Probably in the wrong area - please move if necessary!
I'm pretty sure that I know the answer to this, and that it's "don't be ridiculous", but I thought I'd ask...
I have an application, with a component that I have no control over which is quite memory hungry, but it doesn't need *that* much for normal activity. I can set the JVM's maximum memory argument to 256MB (-Xmx256M), and it works perfectly happily 95% of the time. HOWEVER, there are a few situations where I'd like to be able to grant it up to 512MB (I know it's a lot, but I need it). As I understand it, the OS will handle it if that's more memory than is available, presumably by paging to the hard disk.
I don't want to set it to use 512MB all the time, because that's obviously too high, and my app will just use it all before garbage collecting, which means that if you have anything else running (or less than 512MB RAM) it seems to hang for ages every now and then, presumably paging to the disk (the hard drive light goes crazy). If I have it down at 256MB, Java crashes with an OutOfMemoryError in those 5% of situations.
So, the inevitable question is: is there some way to either tell the JVM, "Use up to 512MB, but only if you *really* need it, otherwise stay down nearer the 256MB mark", or to set the limit dynamically, so for my memory-hungry processes I can up it, and then bring it down straight afterwards?
Other suggestions are obviously welcome, within the constraints that it must be Java, that I have no (little, but effectively no) control over the component and its memory usage, and that the software is due to be released next week...
You can use the -XX:MinHeapFreeRatio and -XX:MaxHeapFreeRatio options (specific to the Sun JVM but also available on Mac, I think).
In a situation where there is a difference between the -Xms and the -Xmx values for min and max heap size, the above -XX parameters control when the heap will be expanded and when it will be shrunk.
The default value of -XX:MinHeapFreeRatio is quite low, meaning the heap can get really quite empty before it shrinks. To encourage it to shrink earlier, raise the value.
Note, however, that there is a performance cost to shrinking the heap. First, it takes some time actually to change the heap size. Second, making Java run with little headroom will mean more GC runs, which will cost performance.
In summary, these settings should allow you to get what you want, but do take care, and measure the real performance of your app in real situations.
Betty Rubble? Well, I would go with Betty... but I'd be thinking of Wilma.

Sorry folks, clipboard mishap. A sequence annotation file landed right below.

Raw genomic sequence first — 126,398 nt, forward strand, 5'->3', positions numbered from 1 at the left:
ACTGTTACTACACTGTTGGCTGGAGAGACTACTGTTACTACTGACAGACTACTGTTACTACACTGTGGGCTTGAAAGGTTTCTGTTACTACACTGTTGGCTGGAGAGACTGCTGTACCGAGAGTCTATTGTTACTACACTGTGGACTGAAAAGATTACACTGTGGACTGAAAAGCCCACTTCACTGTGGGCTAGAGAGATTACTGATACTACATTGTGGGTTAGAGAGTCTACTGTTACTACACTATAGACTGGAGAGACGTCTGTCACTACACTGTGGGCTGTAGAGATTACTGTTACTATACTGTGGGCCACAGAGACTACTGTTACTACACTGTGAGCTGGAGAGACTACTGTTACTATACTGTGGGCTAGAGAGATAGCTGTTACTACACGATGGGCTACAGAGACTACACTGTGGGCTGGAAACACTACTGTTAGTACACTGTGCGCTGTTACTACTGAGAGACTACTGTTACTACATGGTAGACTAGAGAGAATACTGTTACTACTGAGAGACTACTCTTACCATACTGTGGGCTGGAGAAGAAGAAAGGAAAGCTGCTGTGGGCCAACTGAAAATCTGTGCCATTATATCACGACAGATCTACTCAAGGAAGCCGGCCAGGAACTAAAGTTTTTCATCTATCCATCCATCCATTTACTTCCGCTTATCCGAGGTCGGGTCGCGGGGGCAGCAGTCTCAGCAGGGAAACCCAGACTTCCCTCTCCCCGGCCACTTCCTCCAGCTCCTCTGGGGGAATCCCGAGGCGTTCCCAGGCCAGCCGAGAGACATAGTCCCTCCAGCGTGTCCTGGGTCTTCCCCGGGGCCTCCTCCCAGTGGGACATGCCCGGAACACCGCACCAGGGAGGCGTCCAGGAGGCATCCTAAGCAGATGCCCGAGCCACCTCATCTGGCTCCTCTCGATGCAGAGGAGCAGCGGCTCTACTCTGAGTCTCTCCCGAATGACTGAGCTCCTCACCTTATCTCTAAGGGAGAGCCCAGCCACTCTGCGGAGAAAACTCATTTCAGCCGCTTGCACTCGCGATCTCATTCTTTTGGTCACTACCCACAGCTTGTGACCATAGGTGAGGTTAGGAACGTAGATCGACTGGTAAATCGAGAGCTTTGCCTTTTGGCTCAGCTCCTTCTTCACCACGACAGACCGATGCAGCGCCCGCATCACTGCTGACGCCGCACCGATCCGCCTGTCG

Joined: Jan 31, 2006
Thanks very much Peter, certainly gave me a starting point.
I also found this article, which seems to contradict you slightly, unless I'm mis-reading it...
The way I read it, it's saying that if I reduce both MinHeapFreeRatio and MaxHeapFreeRatio, the heap will be more inclined to shrink. Let me know if you disagree.
Regardless though, I played around with the numbers a fair bit, and, with Windows Task Manager open, I never see the memory allocated to Java shrink. It increases as I work, and even if I force a garbage collection, the allocation remains the same. I can see that Java isn't using all of that memory, because after a garbage collect, the amount of memory allocated remains constant for a while, before it increases, presumably because Java's got some space in the heap.
My question is - am I wrong in expecting the allocation in Task Manager to drop? Will Windows always allocate that space to Java, regardless of whether or not Java wants it? (If I minimise my application, the memory allocation drops right down, and essentially starts again from low values when I restore/maximise the window).
Joined: Oct 30, 2001
I made a mistake in my original post - I should have gone to look at my code, which is correct. Anyway, the article is right: low values make it keener to shrink the heap.
Which column are you looking at in Windows Task Manager? If you are looking at the Mem Usage column, that is the *wrong* column. It shows physical memory use, which is not under your control at all and is confusing. You need to look at the VM Size column, which is not displayed by default, but will be displayed if you turn it on.
Better, use one of Java's monitoring applications, like jconsole, to view the heap expanding and contracting.
Joined: Jan 31, 2006
Thanks very much, Peter. Great help - things don't look quite so bad!
I didn't know about JConsole - for anyone reading this who's interested, and as ignorant as me, I found this page useful: